This action research adds to the current body of research regarding the effects of integrating mathematics and science to improve achievement and confidence in at-risk students. Students in a high school general science class explored the relationship between motion and the slope of a line made by a distance vs. time graph. The intent was to provide them with a real world example of a concept they struggle with in math class, slope. Quantitative data from pre-assessments and post-assessments was collected and found to show improved achievement in both areas by all students. Qualitative data from student reflections implied improved confidence in the ability to calculate slope among most students. The research takes into consideration current research on at-risk students, their identification and their learning needs. It also discusses how the current national standards in mathematics and science provide for and encourage integration of the two topics.
The objective of this research is to determine whether the Dynamic Mathematical Software, Geogebra, will help students to visualize and understand the concept of function. The main focus of function will be transformation (movements up/down/right/left), and the types studied include square root, absolute value, quadratic, and their compositions.
Our country's first National Park is home to the Yellowstone's Youth Conservation Corps (Yello-YCC); the Yello-YCC is a residential youth employment program that is founded on service learning concepts implemented through stewardship projects. Since 1989, this program has served as a pipeline for career opportunities in that National Park Service. Education is an integrative part of all work and recreational activities, connecting overall work project goals to ecosystem concepts. Five hours each week is dedicated to formal educational lessons known as the Resource Education Curriculum (REC). Prior to 2010, Yello-YCC ran a single eight-week session each summer. In 2011, a two-session four and a half-week model was implemented. At the time, the original eight-week REC model was transferred to the 2011 Yello-YCC. This transfer resulted in a piecemeal curriculum as previous lessons were shuffled and scrapped to fit the two-session model. Therefore the 2011 REC was lacking clear participant understandings, knowledge, skills and essential questions and a diversity of instructional strategies.
This research aims to replace the REC by develop 17, one-hour educational lessons by answering the following research questions: What are the understandings, knowledge, essential questions, and skills that define the conceptual foundations that are central to the Yello-YCC REC? And how do place-based, experiential, and collaborative instructional strategies support the teaching of the Yello-YCC REC? This study utilized a literature review and interviews with a sample of four expert environmental educators. Five major bodies of knowledge emerged from this study: leadership, cultural heritage, stewardship, ecological relationships, and sustainability. They acted as a springboard for the development of clear participant outcomes and a diversity of instructional strategies in the REC. This research provided the Yello-YCC with a strengthened curriculum design and enhanced REC, which achieves overarching goals of educational programming. By focusing specially on educational development, this study will inform Youth Corps research in the area of participant educational outcomes and diversity of instructional strategies.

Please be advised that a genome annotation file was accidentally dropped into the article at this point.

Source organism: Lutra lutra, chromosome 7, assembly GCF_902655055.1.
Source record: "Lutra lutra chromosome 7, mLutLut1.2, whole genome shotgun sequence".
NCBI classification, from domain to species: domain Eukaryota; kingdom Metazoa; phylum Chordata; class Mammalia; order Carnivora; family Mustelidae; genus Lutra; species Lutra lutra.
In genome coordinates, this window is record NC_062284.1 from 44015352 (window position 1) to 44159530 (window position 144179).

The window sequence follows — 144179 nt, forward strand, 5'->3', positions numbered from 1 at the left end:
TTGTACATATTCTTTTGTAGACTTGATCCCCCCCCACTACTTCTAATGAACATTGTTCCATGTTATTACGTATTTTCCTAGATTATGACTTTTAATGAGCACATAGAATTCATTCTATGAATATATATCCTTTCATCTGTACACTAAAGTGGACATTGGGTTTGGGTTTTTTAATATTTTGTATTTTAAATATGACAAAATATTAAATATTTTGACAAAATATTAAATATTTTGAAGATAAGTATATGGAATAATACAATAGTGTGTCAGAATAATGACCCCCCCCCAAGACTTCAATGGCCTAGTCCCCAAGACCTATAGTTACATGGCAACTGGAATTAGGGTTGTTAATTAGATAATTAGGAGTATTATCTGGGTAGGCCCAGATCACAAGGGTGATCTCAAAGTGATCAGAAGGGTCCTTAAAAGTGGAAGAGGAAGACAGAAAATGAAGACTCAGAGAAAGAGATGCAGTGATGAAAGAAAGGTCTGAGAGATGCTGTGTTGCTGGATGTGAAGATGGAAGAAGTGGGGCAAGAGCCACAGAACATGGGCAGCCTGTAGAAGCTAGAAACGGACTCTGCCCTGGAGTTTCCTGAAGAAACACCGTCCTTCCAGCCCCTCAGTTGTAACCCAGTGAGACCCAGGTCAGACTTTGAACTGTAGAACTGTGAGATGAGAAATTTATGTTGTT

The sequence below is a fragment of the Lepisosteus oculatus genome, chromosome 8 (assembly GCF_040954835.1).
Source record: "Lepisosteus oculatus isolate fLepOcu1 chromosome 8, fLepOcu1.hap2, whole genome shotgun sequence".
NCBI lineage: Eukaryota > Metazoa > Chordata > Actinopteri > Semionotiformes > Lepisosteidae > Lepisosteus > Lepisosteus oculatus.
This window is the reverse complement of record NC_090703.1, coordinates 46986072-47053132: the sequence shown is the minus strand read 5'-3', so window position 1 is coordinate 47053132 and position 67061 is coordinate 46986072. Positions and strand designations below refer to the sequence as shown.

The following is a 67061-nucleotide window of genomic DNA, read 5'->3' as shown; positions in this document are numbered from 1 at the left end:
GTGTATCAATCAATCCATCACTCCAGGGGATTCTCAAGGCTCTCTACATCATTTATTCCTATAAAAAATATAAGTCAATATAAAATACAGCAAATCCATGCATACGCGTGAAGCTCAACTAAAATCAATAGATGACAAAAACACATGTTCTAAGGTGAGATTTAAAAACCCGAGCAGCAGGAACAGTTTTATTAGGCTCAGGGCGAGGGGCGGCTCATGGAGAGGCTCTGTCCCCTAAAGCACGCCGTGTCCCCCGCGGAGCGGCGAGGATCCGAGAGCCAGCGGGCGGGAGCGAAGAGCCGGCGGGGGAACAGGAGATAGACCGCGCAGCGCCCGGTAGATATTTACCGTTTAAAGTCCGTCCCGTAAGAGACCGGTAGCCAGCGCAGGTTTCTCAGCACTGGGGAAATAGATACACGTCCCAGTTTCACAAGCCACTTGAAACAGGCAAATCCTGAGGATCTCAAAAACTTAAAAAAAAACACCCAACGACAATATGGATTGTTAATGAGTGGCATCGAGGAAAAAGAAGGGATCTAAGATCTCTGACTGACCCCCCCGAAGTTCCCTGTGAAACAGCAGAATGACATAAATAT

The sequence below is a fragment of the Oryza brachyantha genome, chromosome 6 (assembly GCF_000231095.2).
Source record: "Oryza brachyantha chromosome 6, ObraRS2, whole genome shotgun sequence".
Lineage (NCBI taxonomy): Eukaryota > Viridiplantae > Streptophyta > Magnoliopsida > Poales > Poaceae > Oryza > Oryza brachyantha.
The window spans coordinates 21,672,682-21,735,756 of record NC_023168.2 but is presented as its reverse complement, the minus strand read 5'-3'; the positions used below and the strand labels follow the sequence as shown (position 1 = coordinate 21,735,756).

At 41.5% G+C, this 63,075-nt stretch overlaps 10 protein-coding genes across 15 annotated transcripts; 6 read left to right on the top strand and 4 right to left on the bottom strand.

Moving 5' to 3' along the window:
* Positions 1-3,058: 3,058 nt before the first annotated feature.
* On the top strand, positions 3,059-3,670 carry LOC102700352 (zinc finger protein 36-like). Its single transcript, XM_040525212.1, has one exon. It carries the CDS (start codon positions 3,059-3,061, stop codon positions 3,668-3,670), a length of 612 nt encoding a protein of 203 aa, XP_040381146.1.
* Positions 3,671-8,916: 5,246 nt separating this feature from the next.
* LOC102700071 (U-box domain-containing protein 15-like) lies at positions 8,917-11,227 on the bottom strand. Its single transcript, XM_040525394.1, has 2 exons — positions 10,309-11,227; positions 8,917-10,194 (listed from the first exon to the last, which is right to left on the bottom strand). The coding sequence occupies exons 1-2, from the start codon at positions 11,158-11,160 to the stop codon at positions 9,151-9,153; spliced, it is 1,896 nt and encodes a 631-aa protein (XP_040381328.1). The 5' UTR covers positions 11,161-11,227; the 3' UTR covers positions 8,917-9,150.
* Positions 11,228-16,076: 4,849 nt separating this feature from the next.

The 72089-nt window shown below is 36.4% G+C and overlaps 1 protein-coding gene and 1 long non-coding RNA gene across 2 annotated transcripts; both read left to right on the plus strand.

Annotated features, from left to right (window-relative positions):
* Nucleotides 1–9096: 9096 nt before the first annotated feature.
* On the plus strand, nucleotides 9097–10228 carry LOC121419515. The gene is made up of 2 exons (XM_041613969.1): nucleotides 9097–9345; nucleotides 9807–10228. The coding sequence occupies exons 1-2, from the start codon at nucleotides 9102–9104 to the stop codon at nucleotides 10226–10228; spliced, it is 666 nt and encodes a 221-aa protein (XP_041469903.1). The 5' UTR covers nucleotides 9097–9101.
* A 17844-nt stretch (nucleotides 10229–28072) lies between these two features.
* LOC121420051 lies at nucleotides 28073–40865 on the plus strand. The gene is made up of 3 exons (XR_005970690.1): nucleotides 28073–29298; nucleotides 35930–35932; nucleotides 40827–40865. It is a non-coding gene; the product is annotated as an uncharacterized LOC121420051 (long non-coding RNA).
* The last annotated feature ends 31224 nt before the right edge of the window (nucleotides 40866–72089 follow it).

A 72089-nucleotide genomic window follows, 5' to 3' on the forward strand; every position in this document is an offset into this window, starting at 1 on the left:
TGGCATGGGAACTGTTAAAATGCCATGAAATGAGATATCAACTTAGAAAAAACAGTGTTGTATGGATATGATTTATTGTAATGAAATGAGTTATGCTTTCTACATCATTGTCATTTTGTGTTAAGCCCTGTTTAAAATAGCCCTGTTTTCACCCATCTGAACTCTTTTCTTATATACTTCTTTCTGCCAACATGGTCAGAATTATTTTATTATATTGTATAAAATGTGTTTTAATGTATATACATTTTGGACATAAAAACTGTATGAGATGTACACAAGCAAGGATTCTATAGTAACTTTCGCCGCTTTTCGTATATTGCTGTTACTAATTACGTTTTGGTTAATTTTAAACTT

An increasing demand for qualified science, technology, engineering, and mathematics (STEM) professionals, coupled with a decreasing proportion of graduating STEM majors, has become cause for national concern. A recent governmental report calls for undergraduate science curriculum that relates abstract scientific concepts to real-life context and provides opportunities for authentic research experiences. This study examined the impacts of a field research project in which Wildlife Ecology Management (WEM) students gain hands-on field experience, use relevant data to learn population analysis and modeling, and contribute to a longitudinal research project.
This mixed-method study utilized pre-post surveys and focus group interviews to determine if, and how, a classroom-integrated field experience can affect students' career goals. The majority of WEM students planned to pursue STEM careers, and reported both professional and education benefits of the field research project. Interpreting student responses in the framework of Social Cognitive Career Theory illustrated how the field experience impacted students' science efficacy and career outcome expectations, which in turn effects how individuals address proximal career barriers. Both qualitative and quantitative findings demonstrated the importance of students' increased understanding of the "nature of science" and interest in the scientific research process. Implications of these results extend beyond career impact and highlight the importance of authentic research experiences in undergraduate science curriculum.